Latest News from the Collaborative

By: Abby Krolik

Read from our latest newsletter about everything PDC has  been up to!

 About twice a month, the Professional Development Collaborative sends out a newsletter to its 2000+ subscribers to let them know about the projects we are working on; the relevant meetings or conferences at which we are presenting or that we are attending; and, of course, descriptions and reminders for all of the wonderful DC-PZ events that are coming up soon. This includes information about WISSIT–our annual summer  institute for educators. In addition to being emailed to all of our subscribers, each newsletter will also be posted here, on our website. If you would like access to previous newsletters, you can click on the link to our Mailchimp archive. While you’re there, you can also sign up for our mailing list!

May 3, 2019:

DC-PZ & Museums:
Reflecting on a Special Relationship

Anyone who has actively participated in DC-PZ knows that our network has a deep relationship with many museums around the region. We are so fortunate, here in the nation’s capital, to have an abundance of world-class museum sites–and we include in this general term museum various informal learning spaces such as the U.S. Botanic Garden, the U.S. Capitol Visitors’ Center, the Library of Congress, the U.S. National Arboretum, the Smithsonian Gardens, etc.

From WISSIT’s Day at the Museums, when we spend an entire day learning in museums on or near the National Mall, to DC-PZ events during the academic year, the Professional Development Collaborative at Washington International School is working to connect classrooms across the DMV with museum educators and museum collections.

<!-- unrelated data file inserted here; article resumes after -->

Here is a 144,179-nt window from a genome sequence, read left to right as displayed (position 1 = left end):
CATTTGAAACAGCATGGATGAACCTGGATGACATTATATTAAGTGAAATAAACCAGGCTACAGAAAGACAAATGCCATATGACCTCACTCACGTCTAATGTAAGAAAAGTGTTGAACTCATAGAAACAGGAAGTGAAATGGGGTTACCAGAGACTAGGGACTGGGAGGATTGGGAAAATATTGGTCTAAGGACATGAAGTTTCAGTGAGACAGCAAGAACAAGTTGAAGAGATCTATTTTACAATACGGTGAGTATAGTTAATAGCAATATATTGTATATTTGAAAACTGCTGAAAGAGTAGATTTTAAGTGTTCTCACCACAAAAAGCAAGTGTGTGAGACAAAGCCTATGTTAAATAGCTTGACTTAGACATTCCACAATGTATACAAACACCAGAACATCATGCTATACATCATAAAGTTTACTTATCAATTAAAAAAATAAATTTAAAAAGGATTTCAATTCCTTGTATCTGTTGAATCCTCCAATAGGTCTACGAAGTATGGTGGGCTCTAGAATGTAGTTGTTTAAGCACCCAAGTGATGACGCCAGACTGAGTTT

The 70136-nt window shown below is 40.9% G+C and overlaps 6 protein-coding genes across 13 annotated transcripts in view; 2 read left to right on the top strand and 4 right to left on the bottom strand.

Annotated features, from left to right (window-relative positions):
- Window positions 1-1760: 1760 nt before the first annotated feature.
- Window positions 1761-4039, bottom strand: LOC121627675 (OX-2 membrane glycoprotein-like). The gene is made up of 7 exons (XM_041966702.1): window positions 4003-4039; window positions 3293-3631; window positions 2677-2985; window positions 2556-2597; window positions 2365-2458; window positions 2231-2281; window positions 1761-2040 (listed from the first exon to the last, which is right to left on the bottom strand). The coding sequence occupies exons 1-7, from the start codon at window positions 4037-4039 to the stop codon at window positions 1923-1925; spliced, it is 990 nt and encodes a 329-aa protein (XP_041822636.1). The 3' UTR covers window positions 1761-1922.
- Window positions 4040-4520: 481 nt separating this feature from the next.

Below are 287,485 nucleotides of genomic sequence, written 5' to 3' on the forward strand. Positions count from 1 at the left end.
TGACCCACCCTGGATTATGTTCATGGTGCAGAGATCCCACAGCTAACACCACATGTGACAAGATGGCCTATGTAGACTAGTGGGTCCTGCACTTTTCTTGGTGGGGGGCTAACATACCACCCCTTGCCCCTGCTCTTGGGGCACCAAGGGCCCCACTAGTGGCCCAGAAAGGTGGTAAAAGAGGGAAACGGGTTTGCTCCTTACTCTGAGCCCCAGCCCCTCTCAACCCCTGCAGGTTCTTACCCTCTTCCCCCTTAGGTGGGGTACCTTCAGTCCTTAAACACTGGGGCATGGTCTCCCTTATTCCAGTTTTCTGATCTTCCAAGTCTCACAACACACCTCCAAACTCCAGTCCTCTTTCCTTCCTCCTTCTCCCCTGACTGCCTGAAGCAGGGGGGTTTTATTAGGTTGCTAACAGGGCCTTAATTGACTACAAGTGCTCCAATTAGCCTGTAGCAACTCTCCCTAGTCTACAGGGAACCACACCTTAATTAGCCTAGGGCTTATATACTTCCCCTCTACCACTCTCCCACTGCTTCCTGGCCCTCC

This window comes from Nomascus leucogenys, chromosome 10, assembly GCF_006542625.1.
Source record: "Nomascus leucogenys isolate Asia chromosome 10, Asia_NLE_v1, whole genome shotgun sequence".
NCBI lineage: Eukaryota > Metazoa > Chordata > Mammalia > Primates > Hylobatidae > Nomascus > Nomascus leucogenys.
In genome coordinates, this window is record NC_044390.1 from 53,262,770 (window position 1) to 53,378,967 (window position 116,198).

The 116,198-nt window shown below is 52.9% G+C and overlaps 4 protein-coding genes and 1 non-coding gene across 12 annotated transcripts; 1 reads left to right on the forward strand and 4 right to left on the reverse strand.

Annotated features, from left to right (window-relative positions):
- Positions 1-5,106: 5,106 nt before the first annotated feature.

It’s no secret that a growing number of museum educators in the DC area have been using Project Zero ideas in their practice for years. In particular, Thinking Routines have proven to be powerful pedagogical tools for exploring artworks and objects on display.

Beyond the aforementioned offerings through DC-PZ and WISSIT, the PD Collaborative also has partnered with museums and researchers to offer high-quality professional development opportunities to teachers, specifically focusing on leveraging museum experiences to deepen understanding in a wide range of subject areas. Two projects in particular have zeroed-in on using museum collections as touchstones for building global competence skills in students:

    • “Engaging the Arts and Museums with the World in Mind,” conceived by Project Zero Senior Researcher Veronica Boix-Mansilla and funded by a grant from the Longview Foundation, brought together eight classroom teachers and museum educators from the National Gallery of Art, the National Portrait Gallery, the Smithsonian American Art Museum, and the Smithsonian’s Freer|Sackler Galleries of Asian Art to explore the way Global Thinking Routines paired with provocative artworks could push students to investigate the world, consider multiple perspectives, communicate their ideas effectively, and find ways to take action–all components of the Global Competence Framework developed by Veronica and Tony Jackson for the Asia Society. The project extended over the course of the 2016-17 school year and resulted in the teachers and museum educators collaborating on a number of powerful lessons that have been published on the PD Collaborative’s website.